The real-life journey from lawyer to award winning author

I’m always on the lookout for stories from the Leave Law Behind community, of people first realizing they want to do something different to those people who take that first step and actually leave and do something else.

Here is the story of Sheila Agnew, a Leave Law Behind reader, former family law attorney and now published author. She has a compelling life story, of leaving the law … going back to it … and now finding her Unique Genius as a writer. I hope you enjoy.

 

In 2003 I was a new, lateral, commercial litigation associate at a fairly small firm in downtown Manhattan. On my first Tuesday morning, a senior partner stepped into my office:

“Welcome to the firm Susan. How are you getting on?”

“Fine,” I said.

I didn’t point out that my name wasn’t Susan. I didn’t care enough to bother.

“Wonderful,” he boomed, “we’re quiet in commercial litigation at the moment but there’s lots of work for you in matrimonial litigation. There’s a case going to trial in a few weeks.”

It was not my dream as a little girl to grow up to be a divorce lawyer.

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Thank you

I constantly receive emails from many of you. Many of them are emails simply saying thanks.

You thank me for starting this blog. It has helped you leave the law, it has helped you feel not so alone, it has helped you to motivate to make change, it has helped you to take a first step.

I love getting these emails.

And the one thing I love as much as getting the emails is replying to these emails with my own thanks.

 

Thank you

I thank you for taking the time to thank me.

I thank you for taking a baby step to just send me a note.

I thank you for providing me insight into your own personal situation.

I thank you for having the courage to ask for help and advice and where to go next.

I thank you for reading what I write, and commenting on it, providing me feedback, suggesting new ideas, and sending me resources and news for me to follow.

I thank you for being on the cutting edge of what’s possible for us unhappy,

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How to find work/life balance (really)

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While many of us want to leave the law altogether, some of us still want to consider finding a way to practice the law in a non-traditional, temporary, or part time way.

Those of us who are Moms and Dads want to know how to do this in order to be more present with their children. Those of us who are sick or disabled want to know how to do this in order to find ways to work that meet our special needs. Those of us who are just burnt out with the BigLaw lifestyle and want to leave the law want to know how to do this as a way to segue out of the law without losing a steady stream of income.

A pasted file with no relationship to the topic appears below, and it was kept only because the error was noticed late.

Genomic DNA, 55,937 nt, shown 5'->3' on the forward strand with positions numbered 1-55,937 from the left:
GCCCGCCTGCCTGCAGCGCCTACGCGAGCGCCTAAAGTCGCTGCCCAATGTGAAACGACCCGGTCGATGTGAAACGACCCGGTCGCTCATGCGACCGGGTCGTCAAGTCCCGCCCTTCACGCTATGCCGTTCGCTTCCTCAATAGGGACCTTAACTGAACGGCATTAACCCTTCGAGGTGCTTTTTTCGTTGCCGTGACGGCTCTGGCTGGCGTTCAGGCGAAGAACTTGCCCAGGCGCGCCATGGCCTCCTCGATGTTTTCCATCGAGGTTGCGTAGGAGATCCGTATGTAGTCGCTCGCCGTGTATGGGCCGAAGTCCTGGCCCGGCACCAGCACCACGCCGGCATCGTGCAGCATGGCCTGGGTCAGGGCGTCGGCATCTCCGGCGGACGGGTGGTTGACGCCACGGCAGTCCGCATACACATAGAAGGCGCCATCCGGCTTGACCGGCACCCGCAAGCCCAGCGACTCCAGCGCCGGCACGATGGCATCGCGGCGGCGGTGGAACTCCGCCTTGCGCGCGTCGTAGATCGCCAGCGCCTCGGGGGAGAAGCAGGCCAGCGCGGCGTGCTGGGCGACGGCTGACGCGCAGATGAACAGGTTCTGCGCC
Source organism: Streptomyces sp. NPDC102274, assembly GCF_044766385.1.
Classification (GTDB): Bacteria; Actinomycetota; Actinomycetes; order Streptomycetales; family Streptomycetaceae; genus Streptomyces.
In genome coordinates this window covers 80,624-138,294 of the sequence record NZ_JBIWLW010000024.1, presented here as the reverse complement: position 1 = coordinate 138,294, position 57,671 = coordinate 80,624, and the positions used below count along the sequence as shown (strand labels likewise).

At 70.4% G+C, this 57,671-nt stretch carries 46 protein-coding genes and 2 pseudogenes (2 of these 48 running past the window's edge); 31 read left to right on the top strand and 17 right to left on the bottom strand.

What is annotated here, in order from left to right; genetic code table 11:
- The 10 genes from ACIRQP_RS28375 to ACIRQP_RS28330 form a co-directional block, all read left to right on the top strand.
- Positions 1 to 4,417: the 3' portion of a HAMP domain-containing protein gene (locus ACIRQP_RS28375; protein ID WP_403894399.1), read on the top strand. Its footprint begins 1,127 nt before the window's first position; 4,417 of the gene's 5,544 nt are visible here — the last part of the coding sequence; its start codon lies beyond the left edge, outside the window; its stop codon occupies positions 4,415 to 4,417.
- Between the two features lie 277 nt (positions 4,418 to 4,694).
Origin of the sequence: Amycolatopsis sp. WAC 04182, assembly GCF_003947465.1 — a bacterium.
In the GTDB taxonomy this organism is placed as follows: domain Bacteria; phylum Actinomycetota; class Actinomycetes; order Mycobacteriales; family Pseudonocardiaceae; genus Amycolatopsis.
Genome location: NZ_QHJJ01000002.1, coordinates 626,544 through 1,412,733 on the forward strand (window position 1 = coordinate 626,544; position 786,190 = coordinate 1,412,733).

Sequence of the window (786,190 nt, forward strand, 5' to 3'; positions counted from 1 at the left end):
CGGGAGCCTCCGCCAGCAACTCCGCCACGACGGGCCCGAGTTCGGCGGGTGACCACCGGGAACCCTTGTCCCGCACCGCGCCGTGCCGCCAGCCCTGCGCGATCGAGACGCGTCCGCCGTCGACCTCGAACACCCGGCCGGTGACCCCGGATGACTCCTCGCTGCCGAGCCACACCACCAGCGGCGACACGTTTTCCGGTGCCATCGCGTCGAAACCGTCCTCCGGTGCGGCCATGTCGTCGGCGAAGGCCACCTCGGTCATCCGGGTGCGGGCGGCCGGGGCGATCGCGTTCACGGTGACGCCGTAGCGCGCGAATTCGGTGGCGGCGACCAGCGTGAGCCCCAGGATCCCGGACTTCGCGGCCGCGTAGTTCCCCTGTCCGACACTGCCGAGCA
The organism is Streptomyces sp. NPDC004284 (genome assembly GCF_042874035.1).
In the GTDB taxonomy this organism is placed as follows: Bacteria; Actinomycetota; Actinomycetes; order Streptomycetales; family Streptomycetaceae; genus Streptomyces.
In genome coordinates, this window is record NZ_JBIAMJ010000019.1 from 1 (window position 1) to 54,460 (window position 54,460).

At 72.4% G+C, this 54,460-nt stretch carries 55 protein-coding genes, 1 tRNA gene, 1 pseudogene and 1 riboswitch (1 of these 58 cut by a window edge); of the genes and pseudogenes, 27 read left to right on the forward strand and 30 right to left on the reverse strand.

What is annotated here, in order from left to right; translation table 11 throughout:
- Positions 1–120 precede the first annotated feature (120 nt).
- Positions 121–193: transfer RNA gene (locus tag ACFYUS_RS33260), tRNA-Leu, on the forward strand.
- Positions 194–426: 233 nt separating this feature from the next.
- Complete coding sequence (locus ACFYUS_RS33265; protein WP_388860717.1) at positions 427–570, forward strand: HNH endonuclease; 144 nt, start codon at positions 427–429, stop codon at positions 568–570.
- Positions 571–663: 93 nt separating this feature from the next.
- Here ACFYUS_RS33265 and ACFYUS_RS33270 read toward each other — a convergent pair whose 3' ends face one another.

But for many of us, there has never been a real good fit between what we are looking for in an attorney job and lifestyle and what the current set of firms and organizations out there provide.

 

This is changing. 

There are now many more alternatives. To help us understand the new companies and entities that are popping up to provide lawyers and clients with a new way to do and receive legal work,

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Help

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My son is five years old and this year he discovered Star Wars.

And the main way he enjoys Star Wars is through playing with his Star Wars Lego toys.

The Ewok Attack set. The Battle on Saleucami set. The Phantom ship. The Jedi Interceptor. He loves ‘em.

And he’s actually pretty good at building them. It can be tough for a young child to fit the pieces together, and he’s gotten a lot better. He can fit the feet of figures on the Lego pieces so they stand upright, he can get the small red lights to fit on the end of the blaster guns, and he can get the spears to fit in the Gungan hands.

But some pieces still give him trouble, and one in particular bedeviled him tonight: he just couldn’t get that arm piece, with that rounded knob, to fit back into the socket of the figure’s torso.

I wanted him so badly to do it on his own. I wanted the full strength of his fine motor skills to kick in,

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Leaving the law is first about arriving back with our self

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This past Saturday night I wrote. The family was asleep. Asleep. Asleep and quiet.

We have a new dog, this great, young, big bundle of energy and the dog was asleep.

The house was quiet. I was quiet. Very quiet.

And for the first time in what had been a busy week I was really able to pause and think. I put on music that helps me think. I breathed in and out calmly and had a cup of hot tea and enjoyed the solitude and I thought. I thought and reflected. It was nice.

I walked softly around the house and looked out the window towards where the ocean would be and all there was was black sky and incoming fog, San Francisco fog, grey, fast moving, windy, chilling summer fog, coming off of the ocean and making scary whistling sounds, and whipping down our street and thrilling me with its force and numbing the City with its chill.

I walked down the hall and put the heat on.

And the heat came on and I relaxed and I thought and I tried hard to put these thoughts and ideas together into something worthy,

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The key to happiness (and leaving the law) is in helping others

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“If you want happiness for an hour—take a nap. If you want happiness for a day—go fishing. If you want happiness for a month—get married. If you want happiness for a year—inherit a fortune. If you want happiness for a lifetime—help others.”